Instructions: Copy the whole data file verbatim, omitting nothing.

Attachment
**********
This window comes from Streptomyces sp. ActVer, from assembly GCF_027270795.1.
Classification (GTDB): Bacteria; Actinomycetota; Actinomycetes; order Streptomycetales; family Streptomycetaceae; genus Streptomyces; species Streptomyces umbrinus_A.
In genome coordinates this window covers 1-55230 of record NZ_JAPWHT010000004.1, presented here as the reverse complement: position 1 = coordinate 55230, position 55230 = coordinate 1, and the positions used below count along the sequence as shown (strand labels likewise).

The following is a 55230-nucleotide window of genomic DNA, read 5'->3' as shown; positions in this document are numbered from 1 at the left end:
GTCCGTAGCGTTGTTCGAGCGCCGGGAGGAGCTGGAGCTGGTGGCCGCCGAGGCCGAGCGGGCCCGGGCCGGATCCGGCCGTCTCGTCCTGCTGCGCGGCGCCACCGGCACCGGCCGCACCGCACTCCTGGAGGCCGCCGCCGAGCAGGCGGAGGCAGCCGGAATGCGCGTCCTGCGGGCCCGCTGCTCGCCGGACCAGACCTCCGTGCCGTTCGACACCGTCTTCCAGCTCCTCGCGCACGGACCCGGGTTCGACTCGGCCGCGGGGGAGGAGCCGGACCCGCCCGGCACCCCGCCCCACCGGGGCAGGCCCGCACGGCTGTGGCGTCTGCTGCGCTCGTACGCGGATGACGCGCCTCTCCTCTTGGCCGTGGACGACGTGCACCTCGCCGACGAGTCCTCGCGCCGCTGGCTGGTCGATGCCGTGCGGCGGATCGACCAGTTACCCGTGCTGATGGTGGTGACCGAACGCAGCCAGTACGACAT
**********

This window comes from Streptomyces sp. ActVer, from assembly GCF_027270795.1.
Classification (GTDB): Bacteria; Actinomycetota; Actinomycetes; order Streptomycetales; family Streptomycetaceae; genus Streptomyces; species Streptomyces umbrinus_A.
In genome coordinates this window covers 1-55230 of record NZ_JAPWHT010000004.1, presented here as the reverse complement: position 1 = coordinate 55230, position 55230 = coordinate 1, and the positions used below count along the sequence as shown (strand labels likewise).

The following is a 55230-nucleotide window of genomic DNA, read 5'->3' as shown; positions in this document are numbered from 1 at the left end:
GTCCGTAGCGTTGTTCGAGCGCCGGGAGGAGCTGGAGCTGGTGGCCGCCGAGGCCGAGCGGGCCCGGGCCGGATCCGGCCGTCTCGTCCTGCTGCGCGGCGCCACCGGCACCGGCCGCACCGCACTCCTGGAGGCCGCCGCCGAGCAGGCGGAGGCAGCCGGAATGCGCGTCCTGCGGGCCCGCTGCTCGCCGGACCAGACCTCCGTGCCGTTCGACACCGTCTTCCAGCTCCTCGCGCACGGACCCGGGTTCGACTCGGCCGCGGGGGAGGAGCCGGACCCGCCCGGCACCCCGCCCCACCGGGGCAGGCCCGCACGGCTGTGGCGTCTGCTGCGCTCGTACGCGGATGACGCGCCTCTCCTCTTGGCCGTGGACGACGTGCACCTCGCCGACGAGTCCTCGCGCCGCTGGCTGGTCGATGCCGTGCGGCGGATCGACCAGTTACCCGTGCTGATGGTGGTGACCGAACGCAGCCAGTACGACAT